Foreign Exchange Risk Management

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FOREIGN EXCHANGE RISK MANAGEMENT

BACKGROUND

With the demise of the foreign currency exchange rates during the 1970’s and after the collapse of the Bretton Woods Agreement, the world economy has undergone drastic changes. This has signaled an increase in currency market volatility and trading opportunity. The foreign exchange market has played a vital role in the last decade or so in guiding the purchase and sale of goods, services and raw materials globally. The market directly affects each country’s bond, equities, private property, manufacturing and all assets that are available to foreign investors. The Bangladesh Taka, which is the domestic currency of Bangladesh and the country’s foreign exchange, had been strictly regulated until the early 1990s. At that time, Bangladesh Bank used to regulate the local currency’s parity against the international currencies. The cross border movement of currencies was also regulated. Bangladesh Bank used to publish a daily foreign exchange rate sheet that had two sets of rates; one being the rates for commercial banks to transact with their customers and the other being rates for the commercial banks to transact with Bangladesh Bank. The year of 1993 saw a significant shift in the country’s foreign exchange regulatory policies and the Bangladesh Taka (BDT) was declared convertible in the current account. Most restrictions related to current account activities were relaxed where commercial banks were given the responsibility to ascertain genuineness of the transactions and the central bank’s prior approval requirements in these regards were withdrawn. The responsibility of exchange rate quotation was left to the commercial banks where Bangladesh Bank only committed support to the commercial banks to plug any net foreign currency gaps in the market at their pre-specified buying and selling rates. Many circulars and guidelines were issued at that time to communicate the changes as well as to guide the market participants. Subsequently, a new “Guidelines for Foreign Exchange Transactions” was issued summarizing instructions as of 31s t December, 1996 replacing the old Exchange Control Manual (1986 edition). From May 31, 2003, the Bangladesh Taka exchange rate was declared floating and the band of the central bank’s US Dollar buying selling rate were withdrawn. To adapt to the changed environment, many banks established dealing rooms and some centralized their foreign exchange and money market activities under a single functional area which is still in its rudimentary stage. Bangladesh Bank, in order to take the local market further ahead, decided to form a focus group to prepare a strategy paper to address the major risk elements involved in the foreign exchange activities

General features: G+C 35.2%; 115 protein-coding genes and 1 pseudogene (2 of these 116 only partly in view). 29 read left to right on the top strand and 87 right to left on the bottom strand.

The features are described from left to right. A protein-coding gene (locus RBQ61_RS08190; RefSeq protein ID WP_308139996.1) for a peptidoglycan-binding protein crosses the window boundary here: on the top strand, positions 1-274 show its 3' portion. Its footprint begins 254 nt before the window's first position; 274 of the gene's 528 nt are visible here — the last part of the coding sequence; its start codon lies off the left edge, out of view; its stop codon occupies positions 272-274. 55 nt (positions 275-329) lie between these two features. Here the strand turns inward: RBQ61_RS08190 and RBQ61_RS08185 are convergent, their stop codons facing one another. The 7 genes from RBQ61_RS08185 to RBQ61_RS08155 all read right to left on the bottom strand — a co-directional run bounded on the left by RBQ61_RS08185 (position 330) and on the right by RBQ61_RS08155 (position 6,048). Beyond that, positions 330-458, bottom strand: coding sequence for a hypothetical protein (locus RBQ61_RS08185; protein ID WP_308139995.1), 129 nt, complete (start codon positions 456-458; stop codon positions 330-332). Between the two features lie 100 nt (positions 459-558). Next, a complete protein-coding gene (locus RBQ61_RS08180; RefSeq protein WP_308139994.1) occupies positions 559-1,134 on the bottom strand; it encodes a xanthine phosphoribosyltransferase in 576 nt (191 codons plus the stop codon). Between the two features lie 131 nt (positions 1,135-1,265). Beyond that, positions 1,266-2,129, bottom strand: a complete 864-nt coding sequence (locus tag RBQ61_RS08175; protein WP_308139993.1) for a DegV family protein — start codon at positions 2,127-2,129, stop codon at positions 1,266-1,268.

POLICY

All financial activities involve a certain degree of risk and particularly, the financial institutions of the modern era are engaged in various complex financial activities requiring them to put proper attention to every detail. The success of the trading business depends on the ability to manage effectively the various risks encountered in the trading environment, and the organization’s policies and processes require development over time to ensure that this is done in a controlled way. The key risk areas of a financial institution can be broadly categorized into: - Credit risk

- Market risk and
- Operational risk

In view of the significance of the market risk and in order to aggregate all such risks at a single department and to bring expertise in such functions, the concept of TREASURY has evolved. Today’s financial institutions engage in activities starting from import, export and remittance to complex derivatives involving basic foreign exchange and money market to complex structured products. All these require high degree of expertise that is difficult to achieve in the transaction originating departments and as such the expertise is housed in a separate department i.e. treasury. The main...
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